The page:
A Theology of Fun (!): Reflections on Albert Hung’s Sermon “Vision Sunday”

By Juan Zung

Last Sunday, Pastor Albert preached about “Vision Sunday!” A vision where church is a party. Where church is fun!

But what exactly is a fun church?

And how does one make a church fun?

Big questions. I don’t have the answers. But I googled it. And found some interesting stuff.

Fun & Games


Here’s something interesting: people don’t often know how to describe what’s fun for them.

So it is often pointless to ask. And sometimes worse than pointless, because you might end up giving them something they say they want. When they don’t actually want that at all. [1]

An example:

Gamers say they like “good graphics,” so video game companies make games with amazing graphics. Yet alotta of the titles in GAMESTOP’s clearance bin have some of the most amazing graphics on the planet, but are not at all fun. Meanwhile, you have a game with decidedly lousy graphics (I recently heard of this thing called the Minecraft) that is like the funnest thing since 12-sided die and a level-6 irresistible dance spell.

And what about church? If we did a survey for church asking people what would make church more fun, my guess is we’d get a list like this [2]:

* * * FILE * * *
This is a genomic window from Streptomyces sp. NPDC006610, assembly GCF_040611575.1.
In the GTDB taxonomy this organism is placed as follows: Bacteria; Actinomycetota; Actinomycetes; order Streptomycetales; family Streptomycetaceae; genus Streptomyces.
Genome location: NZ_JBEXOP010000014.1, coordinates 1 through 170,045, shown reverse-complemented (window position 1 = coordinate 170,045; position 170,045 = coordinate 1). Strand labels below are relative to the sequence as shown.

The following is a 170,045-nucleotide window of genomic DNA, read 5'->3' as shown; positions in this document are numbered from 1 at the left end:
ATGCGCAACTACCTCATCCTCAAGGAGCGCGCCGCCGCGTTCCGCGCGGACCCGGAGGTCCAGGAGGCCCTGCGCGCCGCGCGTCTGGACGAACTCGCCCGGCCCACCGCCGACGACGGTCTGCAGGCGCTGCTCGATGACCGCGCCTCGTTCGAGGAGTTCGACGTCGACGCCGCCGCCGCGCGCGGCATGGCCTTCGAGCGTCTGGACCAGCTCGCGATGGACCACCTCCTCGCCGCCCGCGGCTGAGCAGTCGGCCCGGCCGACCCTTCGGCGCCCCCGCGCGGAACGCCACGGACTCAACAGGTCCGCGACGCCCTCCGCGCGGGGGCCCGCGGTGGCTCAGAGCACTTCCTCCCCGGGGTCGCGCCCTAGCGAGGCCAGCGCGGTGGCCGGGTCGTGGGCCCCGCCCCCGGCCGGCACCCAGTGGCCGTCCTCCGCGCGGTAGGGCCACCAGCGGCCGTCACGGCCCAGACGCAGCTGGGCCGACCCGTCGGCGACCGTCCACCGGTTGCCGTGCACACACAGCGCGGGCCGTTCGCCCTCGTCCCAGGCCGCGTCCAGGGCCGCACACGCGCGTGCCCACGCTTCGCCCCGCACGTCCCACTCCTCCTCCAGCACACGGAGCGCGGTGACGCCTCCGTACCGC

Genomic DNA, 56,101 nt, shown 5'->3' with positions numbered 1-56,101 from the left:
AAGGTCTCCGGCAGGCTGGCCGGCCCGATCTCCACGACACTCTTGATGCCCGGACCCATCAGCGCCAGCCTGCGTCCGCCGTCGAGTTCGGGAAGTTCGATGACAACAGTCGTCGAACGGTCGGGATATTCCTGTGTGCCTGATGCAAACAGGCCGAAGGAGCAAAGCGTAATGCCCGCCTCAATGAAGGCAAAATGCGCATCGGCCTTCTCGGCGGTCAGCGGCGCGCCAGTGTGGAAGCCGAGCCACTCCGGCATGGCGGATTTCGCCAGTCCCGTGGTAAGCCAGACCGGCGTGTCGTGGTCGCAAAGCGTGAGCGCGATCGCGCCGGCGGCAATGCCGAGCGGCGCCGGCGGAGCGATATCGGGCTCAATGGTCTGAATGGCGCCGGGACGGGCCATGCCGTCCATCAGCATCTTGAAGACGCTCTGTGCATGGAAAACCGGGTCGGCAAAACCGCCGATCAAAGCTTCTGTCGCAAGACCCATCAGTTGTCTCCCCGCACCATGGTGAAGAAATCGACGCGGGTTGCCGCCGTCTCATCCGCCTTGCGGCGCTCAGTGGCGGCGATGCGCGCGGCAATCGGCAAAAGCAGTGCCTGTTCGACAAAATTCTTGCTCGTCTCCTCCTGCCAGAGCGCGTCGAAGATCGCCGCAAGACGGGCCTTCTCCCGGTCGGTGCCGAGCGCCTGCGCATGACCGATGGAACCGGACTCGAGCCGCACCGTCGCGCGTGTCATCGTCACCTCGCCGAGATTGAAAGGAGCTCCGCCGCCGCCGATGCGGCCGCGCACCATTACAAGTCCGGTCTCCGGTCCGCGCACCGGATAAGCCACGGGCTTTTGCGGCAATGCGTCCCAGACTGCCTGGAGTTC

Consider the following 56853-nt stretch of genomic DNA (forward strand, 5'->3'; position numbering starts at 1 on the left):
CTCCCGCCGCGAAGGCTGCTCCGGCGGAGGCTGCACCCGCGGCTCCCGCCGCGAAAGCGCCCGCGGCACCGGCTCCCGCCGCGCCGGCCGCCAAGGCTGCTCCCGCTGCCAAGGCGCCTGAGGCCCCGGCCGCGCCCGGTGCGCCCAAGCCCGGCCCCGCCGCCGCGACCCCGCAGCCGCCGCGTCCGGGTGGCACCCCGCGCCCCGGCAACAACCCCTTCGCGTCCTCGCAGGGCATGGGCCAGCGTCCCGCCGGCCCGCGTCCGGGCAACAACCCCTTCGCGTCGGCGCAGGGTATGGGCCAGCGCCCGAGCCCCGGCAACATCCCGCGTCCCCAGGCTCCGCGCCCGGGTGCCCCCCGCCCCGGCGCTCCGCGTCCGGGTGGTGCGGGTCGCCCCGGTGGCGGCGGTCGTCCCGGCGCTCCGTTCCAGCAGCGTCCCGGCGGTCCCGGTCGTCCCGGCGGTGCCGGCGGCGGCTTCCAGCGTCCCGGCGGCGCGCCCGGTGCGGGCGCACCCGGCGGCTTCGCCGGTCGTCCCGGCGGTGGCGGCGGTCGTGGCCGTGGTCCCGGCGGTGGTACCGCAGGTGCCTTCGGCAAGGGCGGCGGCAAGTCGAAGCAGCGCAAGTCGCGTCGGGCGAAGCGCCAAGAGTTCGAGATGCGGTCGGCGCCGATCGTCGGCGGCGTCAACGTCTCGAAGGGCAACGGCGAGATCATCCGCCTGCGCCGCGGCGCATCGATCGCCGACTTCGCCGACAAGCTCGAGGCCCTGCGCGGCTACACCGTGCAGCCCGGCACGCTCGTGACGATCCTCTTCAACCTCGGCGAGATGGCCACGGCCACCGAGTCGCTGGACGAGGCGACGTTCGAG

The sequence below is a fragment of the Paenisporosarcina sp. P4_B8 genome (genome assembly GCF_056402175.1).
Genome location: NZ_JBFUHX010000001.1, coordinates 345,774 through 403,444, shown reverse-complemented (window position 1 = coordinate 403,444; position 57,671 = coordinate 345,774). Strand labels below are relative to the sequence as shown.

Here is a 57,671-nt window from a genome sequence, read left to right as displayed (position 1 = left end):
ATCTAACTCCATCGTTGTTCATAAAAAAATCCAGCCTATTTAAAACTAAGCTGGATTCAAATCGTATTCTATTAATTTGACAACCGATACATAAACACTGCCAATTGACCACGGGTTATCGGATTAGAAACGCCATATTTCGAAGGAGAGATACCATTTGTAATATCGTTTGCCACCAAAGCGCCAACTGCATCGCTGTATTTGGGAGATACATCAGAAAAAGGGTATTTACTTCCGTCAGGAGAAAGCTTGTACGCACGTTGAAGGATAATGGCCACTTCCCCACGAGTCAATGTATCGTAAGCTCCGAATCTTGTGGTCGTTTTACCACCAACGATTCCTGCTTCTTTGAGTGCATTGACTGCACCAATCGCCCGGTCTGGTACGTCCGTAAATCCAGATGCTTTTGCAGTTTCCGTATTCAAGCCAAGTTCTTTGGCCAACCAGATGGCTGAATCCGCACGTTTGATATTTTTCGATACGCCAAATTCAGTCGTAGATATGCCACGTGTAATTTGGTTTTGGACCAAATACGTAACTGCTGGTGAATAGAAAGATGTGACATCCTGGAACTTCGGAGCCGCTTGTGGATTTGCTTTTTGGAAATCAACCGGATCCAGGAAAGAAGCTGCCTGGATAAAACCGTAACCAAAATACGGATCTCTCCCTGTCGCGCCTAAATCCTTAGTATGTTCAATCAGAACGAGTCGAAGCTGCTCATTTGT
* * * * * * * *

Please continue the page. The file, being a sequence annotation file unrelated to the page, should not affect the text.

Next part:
1. More trendier music
  2. Funnier sermons
  3. More comfortable pews
  4. Name brand coffee
  5. Cheerleaders

Or something like that.

But, as marketing guru Guy Kawaski says, don’t ask people what they want; just watch what they do. Which is exactly what gaming-&-fun guru (a lot gurus in this post) Nicole Lazzaro has done.

Nicole Lazzaro

Nicole Lazzaro

Her idea of fun comes in four packages:

  1. People Fun (Friendship): People love hanging out with their friends. It’s bonding and addictive.
  2. Hard Fun (Challenge): People love a challenge, something that is hard enough to make us feel accomplished but not so hard that we get lost or frustrated.
  3. Easy Fun (Novelty): People love to explore and imagine without feeling like they’re on time or performance constraints.
  4. Serious Fun (Meaning): People love to be inspired. Inspired to think, feel and act in ways that will change their worlds.

Lazzaro’s research shows that any one of these experiences = a fun time. And three-outta-four in one experience? Well then you got a best-seller. [3]

How does our church stack up? I’m not gonna answer that. But I bet you’re mentally doing a little assessment right now.

So, let’s ask ourselves again: how does one make a church fun?

The Theology of Fun

And now to my plagiarized blog-post-title: “The Theology of Fun” is a blog series by Heather Zempel of National Community Church in DC. Heather, by all appearances, is a warm and fun-loving human being.

And her idea of fun also comes in fours:

  1. Throw Better Parties: “Hospitality is more than teacups, doilies, well set tables, and good manners. It’s a lot more dangerous than that. And a lot more fun.”
  2. The Discipline of Fun: Yes, spontaneous is fun. But most of the time, someone in the background minding the details goes a long way towards a good time.
  3. Take God Seriously… Not Yourself: Sometimes dancing naked in the streets is exactly the kind of foolish humility that God wants from us. Seriously. Look it up. 2 Samuel 6.
  4. Why Fun?: What is humanity’s purpose but to glorify God and enjoy him forever? (C.S. Lewis)


Back to Albert’s sermon: